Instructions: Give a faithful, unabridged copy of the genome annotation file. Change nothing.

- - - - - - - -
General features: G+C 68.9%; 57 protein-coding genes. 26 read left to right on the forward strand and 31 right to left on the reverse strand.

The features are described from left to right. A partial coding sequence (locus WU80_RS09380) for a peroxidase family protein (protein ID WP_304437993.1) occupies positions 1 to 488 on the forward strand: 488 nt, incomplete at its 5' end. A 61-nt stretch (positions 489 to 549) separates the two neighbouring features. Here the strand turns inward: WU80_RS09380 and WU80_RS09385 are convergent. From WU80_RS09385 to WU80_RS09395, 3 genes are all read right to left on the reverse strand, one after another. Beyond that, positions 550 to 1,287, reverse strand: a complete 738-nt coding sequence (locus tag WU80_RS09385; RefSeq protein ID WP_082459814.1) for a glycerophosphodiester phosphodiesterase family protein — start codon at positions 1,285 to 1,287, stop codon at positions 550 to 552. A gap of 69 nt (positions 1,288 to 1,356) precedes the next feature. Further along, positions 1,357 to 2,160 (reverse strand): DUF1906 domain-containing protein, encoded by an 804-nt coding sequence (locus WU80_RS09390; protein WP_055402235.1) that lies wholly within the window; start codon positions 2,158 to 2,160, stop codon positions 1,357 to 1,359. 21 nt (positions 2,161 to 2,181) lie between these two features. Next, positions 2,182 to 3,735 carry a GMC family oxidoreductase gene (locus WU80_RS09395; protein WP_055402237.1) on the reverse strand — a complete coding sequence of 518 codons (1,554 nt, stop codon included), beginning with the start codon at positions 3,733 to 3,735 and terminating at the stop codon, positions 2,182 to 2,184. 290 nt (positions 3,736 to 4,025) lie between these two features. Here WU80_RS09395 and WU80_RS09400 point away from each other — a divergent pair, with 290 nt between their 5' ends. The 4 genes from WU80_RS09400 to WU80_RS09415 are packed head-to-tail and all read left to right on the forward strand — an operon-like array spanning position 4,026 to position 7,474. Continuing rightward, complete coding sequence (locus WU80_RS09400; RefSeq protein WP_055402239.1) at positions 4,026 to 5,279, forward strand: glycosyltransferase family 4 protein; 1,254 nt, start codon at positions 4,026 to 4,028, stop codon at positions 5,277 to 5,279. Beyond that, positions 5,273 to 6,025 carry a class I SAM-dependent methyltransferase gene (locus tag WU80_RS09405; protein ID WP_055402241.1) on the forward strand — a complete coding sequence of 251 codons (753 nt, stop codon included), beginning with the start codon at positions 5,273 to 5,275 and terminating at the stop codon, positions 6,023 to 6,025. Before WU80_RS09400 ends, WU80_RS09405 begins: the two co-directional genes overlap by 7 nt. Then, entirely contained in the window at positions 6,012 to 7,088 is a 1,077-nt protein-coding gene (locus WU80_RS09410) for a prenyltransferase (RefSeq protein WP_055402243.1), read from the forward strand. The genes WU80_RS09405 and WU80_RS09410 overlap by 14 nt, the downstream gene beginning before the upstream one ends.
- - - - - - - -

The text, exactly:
General features: G+C 68.9%; 57 protein-coding genes. 26 read left to right on the forward strand and 31 right to left on the reverse strand.

The features are described from left to right. A partial coding sequence (locus WU80_RS09380) for a peroxidase family protein (protein ID WP_304437993.1) occupies positions 1 to 488 on the forward strand: 488 nt, incomplete at its 5' end. A 61-nt stretch (positions 489 to 549) separates the two neighbouring features. Here the strand turns inward: WU80_RS09380 and WU80_RS09385 are convergent. From WU80_RS09385 to WU80_RS09395, 3 genes are all read right to left on the reverse strand, one after another. Beyond that, positions 550 to 1,287, reverse strand: a complete 738-nt coding sequence (locus tag WU80_RS09385; RefSeq protein ID WP_082459814.1) for a glycerophosphodiester phosphodiesterase family protein — start codon at positions 1,285 to 1,287, stop codon at positions 550 to 552. A gap of 69 nt (positions 1,288 to 1,356) precedes the next feature. Further along, positions 1,357 to 2,160 (reverse strand): DUF1906 domain-containing protein, encoded by an 804-nt coding sequence (locus WU80_RS09390; protein WP_055402235.1) that lies wholly within the window; start codon positions 2,158 to 2,160, stop codon positions 1,357 to 1,359. 21 nt (positions 2,161 to 2,181) lie between these two features. Next, positions 2,182 to 3,735 carry a GMC family oxidoreductase gene (locus WU80_RS09395; protein WP_055402237.1) on the reverse strand — a complete coding sequence of 518 codons (1,554 nt, stop codon included), beginning with the start codon at positions 3,733 to 3,735 and terminating at the stop codon, positions 2,182 to 2,184. 290 nt (positions 3,736 to 4,025) lie between these two features. Here WU80_RS09395 and WU80_RS09400 point away from each other — a divergent pair, with 290 nt between their 5' ends. The 4 genes from WU80_RS09400 to WU80_RS09415 are packed head-to-tail and all read left to right on the forward strand — an operon-like array spanning position 4,026 to position 7,474. Continuing rightward, complete coding sequence (locus WU80_RS09400; RefSeq protein WP_055402239.1) at positions 4,026 to 5,279, forward strand: glycosyltransferase family 4 protein; 1,254 nt, start codon at positions 4,026 to 4,028, stop codon at positions 5,277 to 5,279. Beyond that, positions 5,273 to 6,025 carry a class I SAM-dependent methyltransferase gene (locus tag WU80_RS09405; protein ID WP_055402241.1) on the forward strand — a complete coding sequence of 251 codons (753 nt, stop codon included), beginning with the start codon at positions 5,273 to 5,275 and terminating at the stop codon, positions 6,023 to 6,025. Before WU80_RS09400 ends, WU80_RS09405 begins: the two co-directional genes overlap by 7 nt. Then, entirely contained in the window at positions 6,012 to 7,088 is a 1,077-nt protein-coding gene (locus WU80_RS09410) for a prenyltransferase (RefSeq protein WP_055402243.1), read from the forward strand. The genes WU80_RS09405 and WU80_RS09410 overlap by 14 nt, the downstream gene beginning before the upstream one ends.